Come hear our lecture tonight on You have to sign up early to get in. We won't disappoint. See you then. 7pm central time.

Sagittal gait change in arthritic hips.

Asymmetries are the norm, whether they are anatomic or functional. This however does not mean that there may, or may not, be present or future consequences to the asymmetries.  It can take time for compensations to develop to accommodate these compensations, and it may take even further time for the body to present (and perhaps not present) consequences to the compensations.

In this study, progressing osteoarthritis in the hip began to eat away as some functional parameters that might otherwise have allowed for more symmetrical step and strike lengths, and one must not forget step width has to be in this discussion as well. 

"The patients walked significantly slower than the controls (p=0.002), revealed significantly reduced joint excursions of the hip (p<0.001) and knee (p=0.011), and a reduced hip flexion moment at midstance and peak hip extension (p<0.001). Differences were primarily manifested during the latter 50% of stance, and were persistent when controlling for velocity." - Eitzen et al.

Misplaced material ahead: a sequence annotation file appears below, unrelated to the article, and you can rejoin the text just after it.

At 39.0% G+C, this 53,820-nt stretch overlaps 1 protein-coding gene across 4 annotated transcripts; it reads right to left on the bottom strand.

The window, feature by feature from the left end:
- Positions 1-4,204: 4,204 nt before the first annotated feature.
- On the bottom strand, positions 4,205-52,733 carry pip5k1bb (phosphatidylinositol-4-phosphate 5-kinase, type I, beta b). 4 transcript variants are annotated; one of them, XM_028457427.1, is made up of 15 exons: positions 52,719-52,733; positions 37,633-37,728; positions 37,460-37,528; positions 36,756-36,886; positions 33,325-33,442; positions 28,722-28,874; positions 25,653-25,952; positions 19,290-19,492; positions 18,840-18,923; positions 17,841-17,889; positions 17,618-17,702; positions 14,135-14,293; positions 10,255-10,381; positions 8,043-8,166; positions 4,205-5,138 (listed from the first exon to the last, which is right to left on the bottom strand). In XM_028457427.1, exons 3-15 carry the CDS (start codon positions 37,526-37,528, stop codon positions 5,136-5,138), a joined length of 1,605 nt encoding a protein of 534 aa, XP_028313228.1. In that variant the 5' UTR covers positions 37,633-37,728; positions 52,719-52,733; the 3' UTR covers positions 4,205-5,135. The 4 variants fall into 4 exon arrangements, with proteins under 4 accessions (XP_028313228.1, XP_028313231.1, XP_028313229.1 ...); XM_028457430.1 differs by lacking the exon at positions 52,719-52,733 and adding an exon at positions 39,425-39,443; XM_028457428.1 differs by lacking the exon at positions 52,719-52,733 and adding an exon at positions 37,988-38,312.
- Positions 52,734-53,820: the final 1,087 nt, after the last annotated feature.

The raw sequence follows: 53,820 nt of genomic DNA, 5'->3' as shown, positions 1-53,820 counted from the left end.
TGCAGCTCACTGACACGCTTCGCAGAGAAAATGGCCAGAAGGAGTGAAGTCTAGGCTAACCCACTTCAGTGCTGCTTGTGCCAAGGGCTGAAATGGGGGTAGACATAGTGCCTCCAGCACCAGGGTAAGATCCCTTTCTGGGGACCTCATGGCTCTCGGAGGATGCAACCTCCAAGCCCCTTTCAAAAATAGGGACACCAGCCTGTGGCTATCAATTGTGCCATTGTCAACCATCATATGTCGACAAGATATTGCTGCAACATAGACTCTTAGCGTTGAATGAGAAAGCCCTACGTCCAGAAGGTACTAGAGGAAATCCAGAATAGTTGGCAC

Thus, to walk a straight line, some adaptive compensations will have to occur in the body to enable a linear progression. This might mean altering hip extension patterns, altering hip rotation relationships within the affected hip and thus of the contralateral hip (which might lead to pelvis distortion patterning), pelvis drift in the frontal plane, pelvis drift in the sagittal plane (APT, PPT), asymmetries in spinal rotation and thus arm swing, to name a few just regionally at the hip-pelvis-spine interval. Adaptations must be made. The question is, does your gait assessment afford you the insight to be addressing the problem, or merely their visible compensation, that is the hard part.  And remember what we always say, you gait analysis is only going to show you what your client is doing, not why they are doing it. Thus, fixing what you see is likely not fixing
"the why".

"Reduced gait velocity, reduced sagittal plane joint excursion, and a reduced hip flexion moment in the late stance phase of gait were found to be evident already in hip osteoarthritis patients with mild to moderate symptoms, not eligible for total hip replacement. " - Eitzen et al.

* Differences were primarily manifested during the latter 50% of stance, and were persistent when controlling for velocity.